Alice and Frank have been married for 18 years and are moving with their three children (and Taski their pet rabbit) to a new apartment in the Swiss countryside. From the outside they seem like the perfect nuclear family but as they arrange their furniture and settle into their new home, Alice notices that her husband seems far from excited about being there and is in fact positively distracted. When she prods him about this, Frank simply denies that anything is wrong but she is far from convinced with his protestations.
During the next week when she is at home working on the computer the whole family share, an unfamiliar window suddenly pops up on the screen. It’s a ‘welcome back’ message from a gay cruising site for men to meet men. An alarmed Anna nervously questions Robert her teenage son about the site and his sexuality, something which he just laughs off and tells her categorically he is 100% straight. When she questions Frank if it was him who had been on the Site, she got the answer that she had expected but certainly didn’t want.
Frank confesses that he was simply curious about other men, but Anna is not happy to leave it there, and over the next few weeks she continually chips away at him, until he eventually admits he has met a man and they have fallen in love with each other. Shocked and horrified Anna tries almost everything to understand her husband’s sexuality. Initially she is calm and overly considerate, but then after they go out on a ‘date’ together she sets about physically seducing Frank which totally backfires and she is devastated when he rejects her sexual advances.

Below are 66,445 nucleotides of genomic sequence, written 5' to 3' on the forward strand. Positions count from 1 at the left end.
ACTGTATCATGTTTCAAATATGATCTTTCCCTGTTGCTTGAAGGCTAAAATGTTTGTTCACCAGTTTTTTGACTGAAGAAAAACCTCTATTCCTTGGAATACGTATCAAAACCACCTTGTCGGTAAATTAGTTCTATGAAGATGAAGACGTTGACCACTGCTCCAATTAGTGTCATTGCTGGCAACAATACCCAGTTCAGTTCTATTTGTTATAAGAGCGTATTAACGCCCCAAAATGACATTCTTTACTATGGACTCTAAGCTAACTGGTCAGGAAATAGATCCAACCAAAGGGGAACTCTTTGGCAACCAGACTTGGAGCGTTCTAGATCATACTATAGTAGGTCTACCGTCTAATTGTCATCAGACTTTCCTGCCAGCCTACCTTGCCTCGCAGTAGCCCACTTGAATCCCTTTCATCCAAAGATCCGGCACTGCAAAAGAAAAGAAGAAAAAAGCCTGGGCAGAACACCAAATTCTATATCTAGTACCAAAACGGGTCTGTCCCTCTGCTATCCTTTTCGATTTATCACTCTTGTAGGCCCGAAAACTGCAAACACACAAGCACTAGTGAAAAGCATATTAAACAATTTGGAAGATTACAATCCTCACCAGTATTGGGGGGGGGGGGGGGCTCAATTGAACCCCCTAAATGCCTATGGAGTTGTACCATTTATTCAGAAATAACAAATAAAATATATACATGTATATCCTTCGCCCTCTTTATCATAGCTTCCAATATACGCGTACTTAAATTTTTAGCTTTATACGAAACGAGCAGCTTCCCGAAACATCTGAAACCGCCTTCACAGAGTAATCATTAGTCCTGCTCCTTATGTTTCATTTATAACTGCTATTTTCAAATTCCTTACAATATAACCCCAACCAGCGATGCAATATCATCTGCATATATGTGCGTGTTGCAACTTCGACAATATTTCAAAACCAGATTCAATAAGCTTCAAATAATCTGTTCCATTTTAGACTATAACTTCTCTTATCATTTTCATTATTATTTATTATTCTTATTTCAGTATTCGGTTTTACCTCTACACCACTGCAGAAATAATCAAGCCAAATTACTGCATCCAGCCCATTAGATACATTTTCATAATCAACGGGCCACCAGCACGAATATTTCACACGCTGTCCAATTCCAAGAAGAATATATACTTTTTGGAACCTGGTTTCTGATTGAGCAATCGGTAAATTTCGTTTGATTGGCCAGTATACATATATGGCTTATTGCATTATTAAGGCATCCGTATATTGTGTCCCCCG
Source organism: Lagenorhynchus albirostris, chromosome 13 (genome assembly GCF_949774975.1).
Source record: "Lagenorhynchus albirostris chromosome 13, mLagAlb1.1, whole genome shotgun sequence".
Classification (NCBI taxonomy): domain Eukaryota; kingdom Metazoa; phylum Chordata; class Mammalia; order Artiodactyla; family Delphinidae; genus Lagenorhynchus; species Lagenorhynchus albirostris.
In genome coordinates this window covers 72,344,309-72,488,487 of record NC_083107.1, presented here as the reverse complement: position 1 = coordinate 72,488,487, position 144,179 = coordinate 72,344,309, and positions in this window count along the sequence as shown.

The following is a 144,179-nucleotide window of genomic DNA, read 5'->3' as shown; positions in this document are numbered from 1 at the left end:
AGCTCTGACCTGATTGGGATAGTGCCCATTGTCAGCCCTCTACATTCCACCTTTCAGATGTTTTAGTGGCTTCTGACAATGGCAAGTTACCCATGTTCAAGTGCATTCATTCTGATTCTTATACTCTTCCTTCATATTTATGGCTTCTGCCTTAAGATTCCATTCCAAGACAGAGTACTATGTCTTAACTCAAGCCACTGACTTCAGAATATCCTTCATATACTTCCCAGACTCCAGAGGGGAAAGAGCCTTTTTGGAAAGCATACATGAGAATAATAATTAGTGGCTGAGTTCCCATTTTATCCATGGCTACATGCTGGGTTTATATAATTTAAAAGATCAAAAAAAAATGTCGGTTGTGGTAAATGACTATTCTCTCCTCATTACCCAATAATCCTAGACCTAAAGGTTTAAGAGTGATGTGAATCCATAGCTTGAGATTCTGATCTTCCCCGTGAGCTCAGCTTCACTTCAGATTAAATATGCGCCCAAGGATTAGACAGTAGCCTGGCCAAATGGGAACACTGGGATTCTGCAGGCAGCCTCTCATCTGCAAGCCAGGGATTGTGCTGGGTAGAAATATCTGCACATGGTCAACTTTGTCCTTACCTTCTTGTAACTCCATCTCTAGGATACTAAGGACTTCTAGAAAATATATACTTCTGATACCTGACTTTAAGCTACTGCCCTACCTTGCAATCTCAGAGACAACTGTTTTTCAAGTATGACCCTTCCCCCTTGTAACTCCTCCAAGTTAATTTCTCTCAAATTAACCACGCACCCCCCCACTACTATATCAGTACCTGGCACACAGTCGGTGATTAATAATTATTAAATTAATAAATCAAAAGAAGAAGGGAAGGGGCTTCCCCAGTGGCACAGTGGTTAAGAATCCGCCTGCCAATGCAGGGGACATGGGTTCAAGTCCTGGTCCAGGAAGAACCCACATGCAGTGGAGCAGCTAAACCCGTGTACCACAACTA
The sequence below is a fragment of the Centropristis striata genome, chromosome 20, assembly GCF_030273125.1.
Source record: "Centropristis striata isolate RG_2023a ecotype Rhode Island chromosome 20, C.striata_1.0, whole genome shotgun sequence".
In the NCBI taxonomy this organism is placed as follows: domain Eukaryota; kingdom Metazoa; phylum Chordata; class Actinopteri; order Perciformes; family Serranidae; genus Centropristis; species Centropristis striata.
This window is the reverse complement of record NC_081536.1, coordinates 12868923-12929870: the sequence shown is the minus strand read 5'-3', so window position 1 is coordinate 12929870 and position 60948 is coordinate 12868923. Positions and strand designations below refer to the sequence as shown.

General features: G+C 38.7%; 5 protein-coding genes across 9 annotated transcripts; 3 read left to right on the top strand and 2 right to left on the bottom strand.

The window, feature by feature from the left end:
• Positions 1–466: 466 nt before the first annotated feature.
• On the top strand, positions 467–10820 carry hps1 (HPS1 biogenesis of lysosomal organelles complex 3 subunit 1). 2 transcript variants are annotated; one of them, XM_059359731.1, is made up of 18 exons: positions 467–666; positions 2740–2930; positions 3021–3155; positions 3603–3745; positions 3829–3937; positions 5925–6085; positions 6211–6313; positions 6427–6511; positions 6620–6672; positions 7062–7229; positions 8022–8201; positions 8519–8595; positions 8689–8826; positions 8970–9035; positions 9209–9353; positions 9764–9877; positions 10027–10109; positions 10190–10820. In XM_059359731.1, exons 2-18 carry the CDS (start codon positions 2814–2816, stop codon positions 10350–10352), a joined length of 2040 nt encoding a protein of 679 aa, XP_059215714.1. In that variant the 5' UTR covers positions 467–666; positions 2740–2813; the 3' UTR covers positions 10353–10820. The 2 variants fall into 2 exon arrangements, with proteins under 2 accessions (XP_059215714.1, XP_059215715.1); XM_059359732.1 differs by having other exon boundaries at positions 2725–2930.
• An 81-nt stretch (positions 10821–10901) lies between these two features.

The no-turning back point comes courtesy of the computer again when Anna is viewing the photographs she has downloaded from a family trip when she accidentally comes across a video that someone has obviously shot on Frank’s phone. It shows her husband dancing with Pablo his boyfriend amongst a crowd of other men and it is very clear that he is radiantly happy in a way that he has not been with her since they first get married.
Frank by now is staying out late most nights but although he still has very genuine feelings with Anna, the real reason he continues to come home is that their 7 year old daughter dotes on him. When one final attempt at seducing him back fails, Anna demands that he leaves for good.
Bereft of the husband and feeling isolated in the country apartment a rather confused and depressed Anna dramatically takes to her bed crying her eyes out and refusing to eat for days on end. Her two teenage children take charge of both her and their young sibling, until Anna finally realizes the helplessness of refusing to accept the change that has been heaped upon her. When she does take that on board, repaints the apartment, buys some new furniture, get a more contemporary hairstyle, and most importantly gets laid again, then life can finally move and everybody can happily ever after. Almost.
This taut wee Swiss drama neatly tackles the age-old problem of a marriage trying to survive when it becomes obvious that one of the partners should never had said ‘I do’ in the first place. It’s hard enough for women to accept that men in their life can be gay or bi-sexual but when they discover that their own partner is suddenly questioning their own sexuality after being married for so long, its usually quite devastating. Although newbie director and co-writer Claudia Lorenz says nothing new about this scenario, her take on this is compelling and very real, thanks mainly to her very talented cast. (queertiques.com)